This includes a wide range of people, however I know many of the places to go to get my product in front of them having been an activist myself for 15 years.

    If I had to guess I would say:
    What is their name? All Nationalities
    How old are they? 20-60
    Male or female? Both
    Marital status? All
    Children? Yes and No
    Profession? ???
    Average annual income? $18,000 to $60,000
    Favourite holiday destination? ???
    Favourite clothes brands? ???
    Favourite movies, songs etc …? Movies: Documentaries
    Favourite food? ???
    Lifestyle preferences (fit, foodie, couch potato)? Active

    Is this enough? How do I fill in the blanks? Ask on forums, etc?

    Thanks for any advice given.

    • Ryan, I would segment further based on your product. For example, a corporate lawyer who leans towards socially responsible activism probably wont buy your products. Their income relies on a professional image and that probably doesn’t include hoodies or tablet cases with anti-corporate logos.

      Use the list and add or segment areas with your products in mind. There will be a cultural fit within those answers that identifies your market. Add whatever questions you can think of to help define your ideal customer. Their favourite movie might be irrelevant, but maybe they subscribe to particular magazines, or watch specific TV shows? Marital status might not matter, but age will – what age brackets wear hoodies and t-shirts and keep up with the latest technology?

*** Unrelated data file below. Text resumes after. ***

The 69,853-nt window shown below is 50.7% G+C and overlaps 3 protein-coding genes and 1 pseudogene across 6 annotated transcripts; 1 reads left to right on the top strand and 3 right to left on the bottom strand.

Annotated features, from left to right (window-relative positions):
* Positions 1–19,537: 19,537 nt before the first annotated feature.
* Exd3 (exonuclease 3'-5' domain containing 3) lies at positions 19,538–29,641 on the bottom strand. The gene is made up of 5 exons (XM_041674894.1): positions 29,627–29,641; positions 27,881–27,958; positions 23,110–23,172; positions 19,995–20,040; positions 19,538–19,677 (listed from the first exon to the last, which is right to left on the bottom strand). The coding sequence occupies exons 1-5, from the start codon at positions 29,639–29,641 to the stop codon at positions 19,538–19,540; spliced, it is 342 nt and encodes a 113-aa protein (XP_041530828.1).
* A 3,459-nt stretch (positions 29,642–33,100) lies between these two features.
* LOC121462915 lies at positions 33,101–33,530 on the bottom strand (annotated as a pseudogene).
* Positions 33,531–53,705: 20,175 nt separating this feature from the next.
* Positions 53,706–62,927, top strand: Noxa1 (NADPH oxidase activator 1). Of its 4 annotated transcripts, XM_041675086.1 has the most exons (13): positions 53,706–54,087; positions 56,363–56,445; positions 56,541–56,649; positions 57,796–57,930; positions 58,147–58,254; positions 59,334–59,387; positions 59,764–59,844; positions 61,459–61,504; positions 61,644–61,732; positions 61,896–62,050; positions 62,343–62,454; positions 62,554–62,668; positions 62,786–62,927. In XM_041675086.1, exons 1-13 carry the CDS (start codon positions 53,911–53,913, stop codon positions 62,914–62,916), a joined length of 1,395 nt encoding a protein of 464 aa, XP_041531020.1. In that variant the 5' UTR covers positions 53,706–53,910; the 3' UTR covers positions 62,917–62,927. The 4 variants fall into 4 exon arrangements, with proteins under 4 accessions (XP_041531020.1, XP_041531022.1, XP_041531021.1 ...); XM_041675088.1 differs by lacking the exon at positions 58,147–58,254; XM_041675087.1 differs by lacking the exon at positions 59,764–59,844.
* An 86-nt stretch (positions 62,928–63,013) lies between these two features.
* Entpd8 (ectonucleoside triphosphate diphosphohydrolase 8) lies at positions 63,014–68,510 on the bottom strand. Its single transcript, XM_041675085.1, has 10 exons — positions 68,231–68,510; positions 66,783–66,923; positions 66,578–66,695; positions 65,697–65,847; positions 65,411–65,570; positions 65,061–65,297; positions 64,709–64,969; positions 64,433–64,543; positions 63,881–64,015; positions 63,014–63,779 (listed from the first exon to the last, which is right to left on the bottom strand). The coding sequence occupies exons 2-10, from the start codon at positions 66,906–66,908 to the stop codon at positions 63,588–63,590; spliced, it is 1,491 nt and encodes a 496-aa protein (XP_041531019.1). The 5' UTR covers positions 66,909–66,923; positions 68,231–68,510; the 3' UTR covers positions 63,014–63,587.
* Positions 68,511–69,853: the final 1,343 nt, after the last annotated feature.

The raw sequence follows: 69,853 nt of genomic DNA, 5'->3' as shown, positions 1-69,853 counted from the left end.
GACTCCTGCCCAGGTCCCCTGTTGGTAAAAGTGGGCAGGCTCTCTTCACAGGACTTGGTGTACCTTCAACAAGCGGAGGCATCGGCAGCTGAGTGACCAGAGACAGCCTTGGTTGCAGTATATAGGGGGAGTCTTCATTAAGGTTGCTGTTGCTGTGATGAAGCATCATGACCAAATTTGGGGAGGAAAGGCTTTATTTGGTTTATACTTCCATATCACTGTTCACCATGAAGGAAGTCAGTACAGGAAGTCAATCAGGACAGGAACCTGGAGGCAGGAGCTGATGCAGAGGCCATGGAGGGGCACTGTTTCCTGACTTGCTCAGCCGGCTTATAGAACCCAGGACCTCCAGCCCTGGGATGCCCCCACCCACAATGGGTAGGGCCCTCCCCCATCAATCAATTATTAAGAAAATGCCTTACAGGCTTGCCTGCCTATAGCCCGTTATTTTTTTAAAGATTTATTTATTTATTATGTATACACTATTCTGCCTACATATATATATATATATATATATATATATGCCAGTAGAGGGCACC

Hope that helps, and please excuse my dodgy Australian spelling 🙂

      The point of marketing is to identify your target customers so you can have a worthwhile conversation with them.

      • Hey Brian, Thank you so much for your response! Being that it has been a few months later since my first post I have a much more narrowed perspective on my target market and you are absolutely right with everything you said. I appreciate your contribution. 🙂

  8. Thanks for the post. I always thought it would be a struggle to find a target market. I was told that a lot of research had to be conducted in order to define the market and determine what they need. As a small business owner, I did not have the resources to do it. By looking at my current client base, it makes it easier to define a target market.